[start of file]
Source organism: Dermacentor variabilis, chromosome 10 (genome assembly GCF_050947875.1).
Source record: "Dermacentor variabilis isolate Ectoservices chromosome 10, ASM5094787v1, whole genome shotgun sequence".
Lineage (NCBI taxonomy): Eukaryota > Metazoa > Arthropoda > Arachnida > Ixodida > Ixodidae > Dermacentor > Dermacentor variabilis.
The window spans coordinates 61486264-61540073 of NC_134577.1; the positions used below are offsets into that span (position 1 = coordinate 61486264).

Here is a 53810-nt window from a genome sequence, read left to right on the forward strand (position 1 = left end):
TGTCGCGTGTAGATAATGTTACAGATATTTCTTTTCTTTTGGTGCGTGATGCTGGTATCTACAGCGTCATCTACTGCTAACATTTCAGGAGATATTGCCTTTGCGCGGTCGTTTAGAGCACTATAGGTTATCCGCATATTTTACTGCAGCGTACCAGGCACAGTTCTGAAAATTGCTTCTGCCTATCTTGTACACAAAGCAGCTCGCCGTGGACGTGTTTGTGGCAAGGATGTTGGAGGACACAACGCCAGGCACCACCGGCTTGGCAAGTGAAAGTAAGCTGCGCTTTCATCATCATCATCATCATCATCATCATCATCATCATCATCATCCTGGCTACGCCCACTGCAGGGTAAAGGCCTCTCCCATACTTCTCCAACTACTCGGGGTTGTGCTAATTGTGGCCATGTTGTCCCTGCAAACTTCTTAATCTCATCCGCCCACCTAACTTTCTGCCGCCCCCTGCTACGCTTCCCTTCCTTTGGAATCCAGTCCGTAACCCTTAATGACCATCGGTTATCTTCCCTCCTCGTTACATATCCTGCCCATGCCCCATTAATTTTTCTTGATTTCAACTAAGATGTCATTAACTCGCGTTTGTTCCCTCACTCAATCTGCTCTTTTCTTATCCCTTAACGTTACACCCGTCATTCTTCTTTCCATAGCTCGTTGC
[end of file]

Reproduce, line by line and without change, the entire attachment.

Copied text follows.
Source organism: Dermacentor variabilis, chromosome 10 (genome assembly GCF_050947875.1).
Source record: "Dermacentor variabilis isolate Ectoservices chromosome 10, ASM5094787v1, whole genome shotgun sequence".
Lineage (NCBI taxonomy): Eukaryota > Metazoa > Arthropoda > Arachnida > Ixodida > Ixodidae > Dermacentor > Dermacentor variabilis.
The window spans coordinates 61486264-61540073 of NC_134577.1; the positions used below are offsets into that span (position 1 = coordinate 61486264).

Here is a 53810-nt window from a genome sequence, read left to right on the forward strand (position 1 = left end):
TGTCGCGTGTAGATAATGTTACAGATATTTCTTTTCTTTTGGTGCGTGATGCTGGTATCTACAGCGTCATCTACTGCTAACATTTCAGGAGATATTGCCTTTGCGCGGTCGTTTAGAGCACTATAGGTTATCCGCATATTTTACTGCAGCGTACCAGGCACAGTTCTGAAAATTGCTTCTGCCTATCTTGTACACAAAGCAGCTCGCCGTGGACGTGTTTGTGGCAAGGATGTTGGAGGACACAACGCCAGGCACCACCGGCTTGGCAAGTGAAAGTAAGCTGCGCTTTCATCATCATCATCATCATCATCATCATCATCATCATCATCATCCTGGCTACGCCCACTGCAGGGTAAAGGCCTCTCCCATACTTCTCCAACTACTCGGGGTTGTGCTAATTGTGGCCATGTTGTCCCTGCAAACTTCTTAATCTCATCCGCCCACCTAACTTTCTGCCGCCCCCTGCTACGCTTCCCTTCCTTTGGAATCCAGTCCGTAACCCTTAATGACCATCGGTTATCTTCCCTCCTCGTTACATATCCTGCCCATGCCCCATTAATTTTTCTTGATTTCAACTAAGATGTCATTAACTCGCGTTTGTTCCCTCACTCAATCTGCTCTTTTCTTATCCCTTAACGTTACACCCGTCATTCTTCTTTCCATAGCTCGTTGC